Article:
This last dozen of years I have constantly faced the dilemma of questioning and breaking the silence or remaining silent. In her book, Refuge, Terry Tempest Williams writes: ‘I must question everything, even if it means losing my faith, even if it means becoming a member of a border tribe among my own people. Tolerating blind obedience in the name of patriotism or religion ultimately takes our lives.’ For me breaking the silence has brought on a lot of additional suffering, but also, the knowing that silence doesn’t always protect. Neither does it change beliefs or stop dynamics at play. One way to deepen the understanding and accelerate the waking up to the working of things is to pick up the thread of each event, injustice, loss or decision, and follow it all the way back to its origins. One is bound to observe repetition of patterns and underlying dynamics below the surface of the frozen lake. Each new realisation increases our capacity for presence. As we discern more of the threads we catch a glimpse of the breadth and the dazzling colours of the cloth.’


‘So take a new approach as to how you feel emotions. It’s not about the right emotion or the wrong emotion; it’s about honoring the way that you’re feeling. We tend to think that being sensitive is a weakness, but it really gives us an ability to be compassionate and to appreciate so many things in the world’ Jessica Ortner

An excerpt from the article: The Long Shadow of Patriarchy by Terry Real, LICSW and author

‘Let me be clear. I haven’t been for 40 years, nor will I ever be, neutral on the issue of patriarchy in my work. Traditional gender roles are a bad deal for both sexes. And they’re particularly toxic for men. The evidence couldn’t be clearer. In fact, the World Health Organization (WHO) has issued a statement implicating traditional masculine values as inimical to good health. Let’s take a stark, bottom-line issue: death. Men live 7 to 10 years less than women do, not because of some genetic differences, as most people imagine, but because men act like, well, men. For one, we don’t seek help as often as women do; it’s unmanly. Indeed, as I once wrote about male depression, “A man is as likely to ask for help with depression as he is to ask for directions.” And men are more noncompliant with treatment when we do get it. Also, we take many more risks. That driver without a seatbelt—odds are that’s a man. Men drink more, take drugs more, are more than three times as likely to be imprisoned, and five times as likely to commit suicide.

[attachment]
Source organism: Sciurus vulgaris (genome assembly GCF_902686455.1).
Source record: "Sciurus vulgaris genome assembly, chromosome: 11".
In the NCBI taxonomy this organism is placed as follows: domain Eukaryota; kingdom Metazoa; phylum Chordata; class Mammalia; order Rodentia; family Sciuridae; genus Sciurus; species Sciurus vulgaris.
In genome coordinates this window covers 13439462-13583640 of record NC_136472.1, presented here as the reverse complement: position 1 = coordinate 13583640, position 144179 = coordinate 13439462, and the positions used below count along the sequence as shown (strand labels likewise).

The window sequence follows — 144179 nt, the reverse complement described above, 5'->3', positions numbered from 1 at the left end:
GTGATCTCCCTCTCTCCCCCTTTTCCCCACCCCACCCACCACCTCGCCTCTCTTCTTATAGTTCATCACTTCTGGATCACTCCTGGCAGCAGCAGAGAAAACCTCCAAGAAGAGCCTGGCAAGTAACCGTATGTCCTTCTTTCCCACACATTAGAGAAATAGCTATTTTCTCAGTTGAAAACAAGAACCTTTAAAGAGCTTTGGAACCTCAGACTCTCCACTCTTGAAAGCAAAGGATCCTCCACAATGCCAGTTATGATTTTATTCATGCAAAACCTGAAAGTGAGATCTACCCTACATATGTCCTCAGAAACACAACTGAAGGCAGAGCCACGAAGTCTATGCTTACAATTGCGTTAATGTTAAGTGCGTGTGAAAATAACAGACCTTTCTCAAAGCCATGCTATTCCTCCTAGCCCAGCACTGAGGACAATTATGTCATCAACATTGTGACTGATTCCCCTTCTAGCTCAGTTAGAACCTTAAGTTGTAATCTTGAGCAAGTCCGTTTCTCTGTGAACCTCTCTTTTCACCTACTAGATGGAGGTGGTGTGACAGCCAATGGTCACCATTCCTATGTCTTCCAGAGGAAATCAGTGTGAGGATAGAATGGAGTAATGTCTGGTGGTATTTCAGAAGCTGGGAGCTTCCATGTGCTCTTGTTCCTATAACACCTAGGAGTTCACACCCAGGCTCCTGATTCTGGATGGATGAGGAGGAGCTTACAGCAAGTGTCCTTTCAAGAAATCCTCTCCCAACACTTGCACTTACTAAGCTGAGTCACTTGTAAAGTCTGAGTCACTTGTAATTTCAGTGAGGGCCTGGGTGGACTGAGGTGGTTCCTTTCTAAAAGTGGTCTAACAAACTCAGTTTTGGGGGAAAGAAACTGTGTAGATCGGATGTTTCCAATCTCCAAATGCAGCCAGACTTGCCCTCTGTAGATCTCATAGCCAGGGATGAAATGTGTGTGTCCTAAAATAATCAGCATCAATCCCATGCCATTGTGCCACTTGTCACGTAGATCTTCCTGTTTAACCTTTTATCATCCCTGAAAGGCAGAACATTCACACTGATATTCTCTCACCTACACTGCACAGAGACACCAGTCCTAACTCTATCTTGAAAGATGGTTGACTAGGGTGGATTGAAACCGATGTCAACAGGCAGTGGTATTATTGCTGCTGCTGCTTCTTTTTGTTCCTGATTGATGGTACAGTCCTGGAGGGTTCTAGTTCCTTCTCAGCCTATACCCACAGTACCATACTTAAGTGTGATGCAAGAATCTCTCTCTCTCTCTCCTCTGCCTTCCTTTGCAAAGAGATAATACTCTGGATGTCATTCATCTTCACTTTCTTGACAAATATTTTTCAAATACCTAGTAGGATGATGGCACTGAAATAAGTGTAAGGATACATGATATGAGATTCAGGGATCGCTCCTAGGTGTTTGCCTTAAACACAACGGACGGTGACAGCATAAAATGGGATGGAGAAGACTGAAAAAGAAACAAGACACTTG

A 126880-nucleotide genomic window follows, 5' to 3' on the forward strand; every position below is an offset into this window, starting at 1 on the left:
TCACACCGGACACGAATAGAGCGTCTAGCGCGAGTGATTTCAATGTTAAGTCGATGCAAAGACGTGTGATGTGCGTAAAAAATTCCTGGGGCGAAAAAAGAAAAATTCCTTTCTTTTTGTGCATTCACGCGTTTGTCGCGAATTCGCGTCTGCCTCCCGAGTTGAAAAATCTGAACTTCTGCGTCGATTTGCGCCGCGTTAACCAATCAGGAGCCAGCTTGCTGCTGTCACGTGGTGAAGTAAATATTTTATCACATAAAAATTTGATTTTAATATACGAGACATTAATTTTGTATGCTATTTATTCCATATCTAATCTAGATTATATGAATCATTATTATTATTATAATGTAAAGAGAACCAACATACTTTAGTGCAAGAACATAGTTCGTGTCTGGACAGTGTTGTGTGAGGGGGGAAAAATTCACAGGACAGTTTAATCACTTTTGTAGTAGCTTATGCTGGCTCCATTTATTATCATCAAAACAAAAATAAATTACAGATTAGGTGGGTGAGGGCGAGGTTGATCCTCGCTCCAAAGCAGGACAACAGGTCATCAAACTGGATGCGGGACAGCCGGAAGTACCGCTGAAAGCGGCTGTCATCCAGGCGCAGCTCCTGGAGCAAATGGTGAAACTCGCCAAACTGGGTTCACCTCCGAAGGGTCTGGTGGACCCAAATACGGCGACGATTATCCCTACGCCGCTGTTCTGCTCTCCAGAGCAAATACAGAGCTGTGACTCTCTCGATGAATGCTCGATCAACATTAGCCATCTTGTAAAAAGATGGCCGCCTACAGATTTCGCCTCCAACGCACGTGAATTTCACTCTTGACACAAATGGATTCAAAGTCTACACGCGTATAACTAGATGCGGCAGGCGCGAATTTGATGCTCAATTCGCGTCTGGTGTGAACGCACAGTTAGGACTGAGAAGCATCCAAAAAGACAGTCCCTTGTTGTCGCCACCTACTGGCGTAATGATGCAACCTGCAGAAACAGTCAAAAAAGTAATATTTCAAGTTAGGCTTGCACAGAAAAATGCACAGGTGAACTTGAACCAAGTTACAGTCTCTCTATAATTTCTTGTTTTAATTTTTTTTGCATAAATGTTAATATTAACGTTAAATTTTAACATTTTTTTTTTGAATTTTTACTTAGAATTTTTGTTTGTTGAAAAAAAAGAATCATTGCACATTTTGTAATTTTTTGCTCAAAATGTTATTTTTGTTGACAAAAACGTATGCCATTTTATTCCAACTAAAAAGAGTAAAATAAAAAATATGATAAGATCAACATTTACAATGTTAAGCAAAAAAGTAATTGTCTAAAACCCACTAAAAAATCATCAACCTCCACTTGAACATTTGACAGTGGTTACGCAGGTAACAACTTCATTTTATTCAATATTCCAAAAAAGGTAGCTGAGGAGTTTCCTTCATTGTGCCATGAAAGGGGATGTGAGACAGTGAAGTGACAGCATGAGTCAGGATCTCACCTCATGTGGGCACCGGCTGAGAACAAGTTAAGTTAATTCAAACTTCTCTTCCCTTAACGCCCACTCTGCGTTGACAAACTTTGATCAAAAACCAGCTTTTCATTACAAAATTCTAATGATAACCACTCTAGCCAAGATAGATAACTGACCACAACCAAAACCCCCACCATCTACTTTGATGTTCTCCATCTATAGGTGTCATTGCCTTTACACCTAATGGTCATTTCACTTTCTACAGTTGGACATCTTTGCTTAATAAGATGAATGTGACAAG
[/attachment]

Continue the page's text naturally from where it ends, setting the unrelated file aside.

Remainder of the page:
Traditional masculine habits not only hurt men’s physical and psychological health, but also produce the least happy marriages. Study after study has shown that egalitarian marriages—which often involve dual careers and always encompass shared housework and decision-making—unequivocally lead to higher rates of marital satisfaction for both sexes than do “traditional” marriages, based on hierarchy and a strict division of roles. Yet most therapists, even today, act as if these choices in marriage were simply a matter of personal preference, of legitimate, sometimes clashing values. Where do we stand on issues like toxic masculinity and paternalistic marriage? For the most part, we don’t stand anywhere.

Cut from the Old Cloth